While U-Haul provided the acquisition and rehabilitation costs for the projects, it worked with several government and non-profit agencies to make the project a reality. It is that sense of collaboration, of community, that supports U-Haul’s efforts to give back to the Motor City that has been towing U-Haul trailers since 1945.
Imagine a woman so determined to work in baseball that she took a job with the Detroit Tigers without pay. Now imagine that same woman chatting with the women in her neighborhood while they gush over her French bulldog who loves belly rubs. Those neighborhood women called the COTS homeless shelter their home.
Julia Rhodes, sales and marketing director at Rebel Nell, told us the story of co-founder Amy Peterson and her drive to find a way to empower these disadvantaged women by not only providing them with a paying job, but also teaching them a skill and providing financial, legal and family support classes.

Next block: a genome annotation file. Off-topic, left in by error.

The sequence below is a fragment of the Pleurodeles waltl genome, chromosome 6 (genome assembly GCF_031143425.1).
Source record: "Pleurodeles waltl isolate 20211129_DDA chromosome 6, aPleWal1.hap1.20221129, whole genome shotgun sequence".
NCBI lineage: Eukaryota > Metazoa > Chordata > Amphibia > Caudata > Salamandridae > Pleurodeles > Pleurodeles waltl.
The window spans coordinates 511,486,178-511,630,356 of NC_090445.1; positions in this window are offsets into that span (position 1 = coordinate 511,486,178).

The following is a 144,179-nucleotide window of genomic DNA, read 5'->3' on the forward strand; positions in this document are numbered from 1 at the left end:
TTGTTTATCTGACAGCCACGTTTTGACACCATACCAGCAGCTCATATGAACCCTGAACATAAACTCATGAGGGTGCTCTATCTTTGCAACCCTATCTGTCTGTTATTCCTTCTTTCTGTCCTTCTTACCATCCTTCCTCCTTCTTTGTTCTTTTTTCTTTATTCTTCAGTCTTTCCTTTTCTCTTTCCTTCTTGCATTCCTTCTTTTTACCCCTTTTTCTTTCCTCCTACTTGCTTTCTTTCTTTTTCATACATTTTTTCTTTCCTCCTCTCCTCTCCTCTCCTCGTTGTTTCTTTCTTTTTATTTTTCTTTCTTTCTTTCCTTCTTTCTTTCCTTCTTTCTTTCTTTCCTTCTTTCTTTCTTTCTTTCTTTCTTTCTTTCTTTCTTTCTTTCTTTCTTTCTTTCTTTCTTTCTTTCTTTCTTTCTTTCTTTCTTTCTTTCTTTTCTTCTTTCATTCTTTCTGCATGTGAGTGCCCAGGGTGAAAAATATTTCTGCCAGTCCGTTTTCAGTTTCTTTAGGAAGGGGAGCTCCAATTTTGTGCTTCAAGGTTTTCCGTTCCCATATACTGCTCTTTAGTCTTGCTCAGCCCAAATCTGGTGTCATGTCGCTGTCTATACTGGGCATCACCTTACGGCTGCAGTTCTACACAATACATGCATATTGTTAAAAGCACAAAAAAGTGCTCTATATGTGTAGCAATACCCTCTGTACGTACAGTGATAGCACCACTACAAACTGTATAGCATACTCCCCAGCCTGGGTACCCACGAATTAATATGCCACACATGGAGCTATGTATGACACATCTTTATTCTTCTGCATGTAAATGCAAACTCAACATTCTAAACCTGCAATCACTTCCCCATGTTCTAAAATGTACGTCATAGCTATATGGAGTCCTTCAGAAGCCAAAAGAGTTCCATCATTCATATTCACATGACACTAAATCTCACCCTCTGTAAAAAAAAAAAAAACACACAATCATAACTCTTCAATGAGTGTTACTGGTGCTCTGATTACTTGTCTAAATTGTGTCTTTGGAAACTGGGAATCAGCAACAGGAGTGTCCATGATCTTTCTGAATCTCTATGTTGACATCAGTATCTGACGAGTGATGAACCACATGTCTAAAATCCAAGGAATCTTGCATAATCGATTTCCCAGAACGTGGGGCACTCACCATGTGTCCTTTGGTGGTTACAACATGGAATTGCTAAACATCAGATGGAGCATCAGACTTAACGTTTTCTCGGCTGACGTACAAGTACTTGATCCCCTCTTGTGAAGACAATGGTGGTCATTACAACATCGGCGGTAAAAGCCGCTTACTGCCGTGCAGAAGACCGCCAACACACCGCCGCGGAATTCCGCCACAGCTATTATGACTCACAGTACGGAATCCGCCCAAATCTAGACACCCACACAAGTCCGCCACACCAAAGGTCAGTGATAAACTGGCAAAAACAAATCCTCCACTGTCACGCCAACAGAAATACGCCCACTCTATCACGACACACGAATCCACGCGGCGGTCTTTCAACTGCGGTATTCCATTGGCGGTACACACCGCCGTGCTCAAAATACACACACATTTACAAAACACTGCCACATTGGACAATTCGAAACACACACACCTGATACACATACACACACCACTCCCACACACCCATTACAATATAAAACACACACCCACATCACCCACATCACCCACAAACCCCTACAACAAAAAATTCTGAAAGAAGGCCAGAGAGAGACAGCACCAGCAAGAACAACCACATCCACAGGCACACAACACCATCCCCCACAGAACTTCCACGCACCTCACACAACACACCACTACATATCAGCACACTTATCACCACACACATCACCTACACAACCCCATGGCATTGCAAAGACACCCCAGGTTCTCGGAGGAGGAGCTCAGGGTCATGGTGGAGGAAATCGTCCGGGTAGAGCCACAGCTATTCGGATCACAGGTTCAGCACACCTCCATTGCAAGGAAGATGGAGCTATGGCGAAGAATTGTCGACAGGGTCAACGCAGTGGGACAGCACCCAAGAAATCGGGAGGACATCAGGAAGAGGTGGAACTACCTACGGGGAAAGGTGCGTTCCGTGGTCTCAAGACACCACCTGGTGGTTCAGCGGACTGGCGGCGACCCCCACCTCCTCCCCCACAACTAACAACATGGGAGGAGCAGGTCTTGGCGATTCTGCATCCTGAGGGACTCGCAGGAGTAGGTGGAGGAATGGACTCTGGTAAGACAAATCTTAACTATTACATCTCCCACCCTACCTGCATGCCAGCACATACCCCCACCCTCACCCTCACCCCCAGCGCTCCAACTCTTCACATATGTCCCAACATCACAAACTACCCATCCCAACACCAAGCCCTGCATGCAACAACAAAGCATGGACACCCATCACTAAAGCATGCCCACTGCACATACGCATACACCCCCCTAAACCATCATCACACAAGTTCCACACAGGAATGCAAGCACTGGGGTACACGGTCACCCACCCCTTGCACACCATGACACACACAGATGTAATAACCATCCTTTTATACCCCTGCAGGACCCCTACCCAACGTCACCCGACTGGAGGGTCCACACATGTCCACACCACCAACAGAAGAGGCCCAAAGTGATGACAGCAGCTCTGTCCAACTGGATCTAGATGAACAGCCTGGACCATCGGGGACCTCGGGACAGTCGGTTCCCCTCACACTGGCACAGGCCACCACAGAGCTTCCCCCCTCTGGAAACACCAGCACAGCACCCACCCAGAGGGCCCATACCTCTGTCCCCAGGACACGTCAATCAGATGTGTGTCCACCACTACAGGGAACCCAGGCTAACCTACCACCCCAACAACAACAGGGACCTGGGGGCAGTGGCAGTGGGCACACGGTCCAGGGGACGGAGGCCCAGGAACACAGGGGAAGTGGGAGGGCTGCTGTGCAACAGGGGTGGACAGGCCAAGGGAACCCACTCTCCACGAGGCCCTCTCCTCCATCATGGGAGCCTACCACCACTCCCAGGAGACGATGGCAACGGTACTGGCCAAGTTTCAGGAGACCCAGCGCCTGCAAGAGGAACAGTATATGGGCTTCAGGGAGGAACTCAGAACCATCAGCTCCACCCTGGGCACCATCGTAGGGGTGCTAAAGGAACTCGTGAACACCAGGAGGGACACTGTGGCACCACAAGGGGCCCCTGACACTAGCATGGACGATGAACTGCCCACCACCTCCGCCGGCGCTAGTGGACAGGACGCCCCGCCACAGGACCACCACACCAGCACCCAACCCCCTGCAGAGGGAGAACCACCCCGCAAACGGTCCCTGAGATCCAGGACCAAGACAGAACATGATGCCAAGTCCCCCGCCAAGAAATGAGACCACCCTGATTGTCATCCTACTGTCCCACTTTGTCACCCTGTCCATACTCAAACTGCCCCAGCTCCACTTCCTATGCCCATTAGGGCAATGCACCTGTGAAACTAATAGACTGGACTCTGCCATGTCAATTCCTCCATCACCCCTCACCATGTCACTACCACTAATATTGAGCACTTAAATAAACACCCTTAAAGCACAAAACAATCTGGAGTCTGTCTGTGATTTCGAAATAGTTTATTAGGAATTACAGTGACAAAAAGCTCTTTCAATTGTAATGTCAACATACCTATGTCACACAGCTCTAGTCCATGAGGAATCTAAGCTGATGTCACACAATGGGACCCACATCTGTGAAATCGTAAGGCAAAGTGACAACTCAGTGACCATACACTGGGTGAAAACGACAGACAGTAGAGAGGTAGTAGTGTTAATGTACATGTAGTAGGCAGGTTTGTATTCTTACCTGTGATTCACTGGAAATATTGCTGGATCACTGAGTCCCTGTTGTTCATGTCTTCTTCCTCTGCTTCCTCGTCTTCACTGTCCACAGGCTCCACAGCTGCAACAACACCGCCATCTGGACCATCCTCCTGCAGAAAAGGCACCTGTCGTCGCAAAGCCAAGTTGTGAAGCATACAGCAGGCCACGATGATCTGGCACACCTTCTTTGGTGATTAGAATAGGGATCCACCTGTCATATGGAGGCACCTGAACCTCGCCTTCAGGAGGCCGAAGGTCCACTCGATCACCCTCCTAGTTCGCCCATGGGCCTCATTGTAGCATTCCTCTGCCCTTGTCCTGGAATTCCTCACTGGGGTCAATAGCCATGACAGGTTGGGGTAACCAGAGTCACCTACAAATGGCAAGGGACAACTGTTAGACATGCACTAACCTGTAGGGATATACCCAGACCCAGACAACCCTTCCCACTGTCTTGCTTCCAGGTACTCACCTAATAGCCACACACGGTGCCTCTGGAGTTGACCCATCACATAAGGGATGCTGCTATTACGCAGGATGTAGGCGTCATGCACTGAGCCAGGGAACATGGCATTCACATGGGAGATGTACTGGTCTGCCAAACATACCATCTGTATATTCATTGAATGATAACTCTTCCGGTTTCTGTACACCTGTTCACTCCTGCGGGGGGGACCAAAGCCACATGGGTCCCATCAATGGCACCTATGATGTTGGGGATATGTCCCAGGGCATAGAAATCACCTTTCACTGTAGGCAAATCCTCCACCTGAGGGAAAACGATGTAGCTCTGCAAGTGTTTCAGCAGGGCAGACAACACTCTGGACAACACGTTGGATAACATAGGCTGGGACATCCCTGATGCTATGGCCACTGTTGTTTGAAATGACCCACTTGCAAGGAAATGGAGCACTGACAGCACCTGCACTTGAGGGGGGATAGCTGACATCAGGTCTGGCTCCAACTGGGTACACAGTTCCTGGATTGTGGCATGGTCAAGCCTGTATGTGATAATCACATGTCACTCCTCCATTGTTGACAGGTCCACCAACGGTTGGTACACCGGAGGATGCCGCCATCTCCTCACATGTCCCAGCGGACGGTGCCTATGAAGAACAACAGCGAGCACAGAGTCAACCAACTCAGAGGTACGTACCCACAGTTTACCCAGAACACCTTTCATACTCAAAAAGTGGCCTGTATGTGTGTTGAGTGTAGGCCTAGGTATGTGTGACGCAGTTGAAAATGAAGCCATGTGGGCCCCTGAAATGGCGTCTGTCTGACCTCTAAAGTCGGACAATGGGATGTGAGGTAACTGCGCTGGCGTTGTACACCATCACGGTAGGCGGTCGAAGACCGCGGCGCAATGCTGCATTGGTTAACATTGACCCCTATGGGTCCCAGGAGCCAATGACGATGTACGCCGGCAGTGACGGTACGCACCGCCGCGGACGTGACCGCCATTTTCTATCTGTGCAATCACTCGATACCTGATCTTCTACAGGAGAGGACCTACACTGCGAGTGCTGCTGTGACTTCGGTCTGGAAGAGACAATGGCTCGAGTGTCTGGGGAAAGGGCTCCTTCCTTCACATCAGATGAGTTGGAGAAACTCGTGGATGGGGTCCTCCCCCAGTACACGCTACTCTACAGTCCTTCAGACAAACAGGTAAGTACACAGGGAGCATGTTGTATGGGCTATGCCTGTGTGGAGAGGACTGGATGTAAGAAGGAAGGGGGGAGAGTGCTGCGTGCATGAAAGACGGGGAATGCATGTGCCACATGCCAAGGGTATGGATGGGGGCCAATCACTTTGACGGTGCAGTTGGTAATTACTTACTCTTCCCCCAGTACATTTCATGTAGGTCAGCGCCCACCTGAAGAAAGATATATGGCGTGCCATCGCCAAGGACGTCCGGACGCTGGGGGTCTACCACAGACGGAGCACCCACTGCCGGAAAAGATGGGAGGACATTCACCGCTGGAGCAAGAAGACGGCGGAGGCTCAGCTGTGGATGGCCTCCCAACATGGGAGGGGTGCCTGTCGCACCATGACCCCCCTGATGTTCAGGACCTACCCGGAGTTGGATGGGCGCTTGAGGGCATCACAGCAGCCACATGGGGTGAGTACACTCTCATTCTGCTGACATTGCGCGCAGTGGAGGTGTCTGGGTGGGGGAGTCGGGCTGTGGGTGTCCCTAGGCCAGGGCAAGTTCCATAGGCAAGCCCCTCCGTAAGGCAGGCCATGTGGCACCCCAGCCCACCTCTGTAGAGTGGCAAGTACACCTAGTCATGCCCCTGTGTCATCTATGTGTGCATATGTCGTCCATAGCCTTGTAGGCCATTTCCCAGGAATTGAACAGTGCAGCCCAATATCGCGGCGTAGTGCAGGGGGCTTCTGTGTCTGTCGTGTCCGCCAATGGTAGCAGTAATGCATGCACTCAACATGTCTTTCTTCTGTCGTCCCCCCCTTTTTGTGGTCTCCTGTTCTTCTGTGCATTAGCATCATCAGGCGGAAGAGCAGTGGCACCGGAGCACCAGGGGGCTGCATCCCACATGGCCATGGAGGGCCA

Rebel Nell, a nod to Eleanor Roosevelt, utilizes the layered graffiti pieces that have fallen or been scraped from locations around Detroit and Flint and allows free creative will to take over. The women, better known as creative designers, apply their talent and new skills to create jewelry for sale in stores and online. These women are creating beauty out of something that typically is considered worthless trash. They are keeping materials out of the landfill and strengthening the beauty of their own lives.
The Empowerment Plan
Veronica Scott, founder and CEO at The Empowerment Plan, is a native Detroiter. She grew up in a family that struggled with unemployment, addiction and homelessness. It was this upbringing that didn’t make her cringe when visiting shelters for a college class project – it inspired her.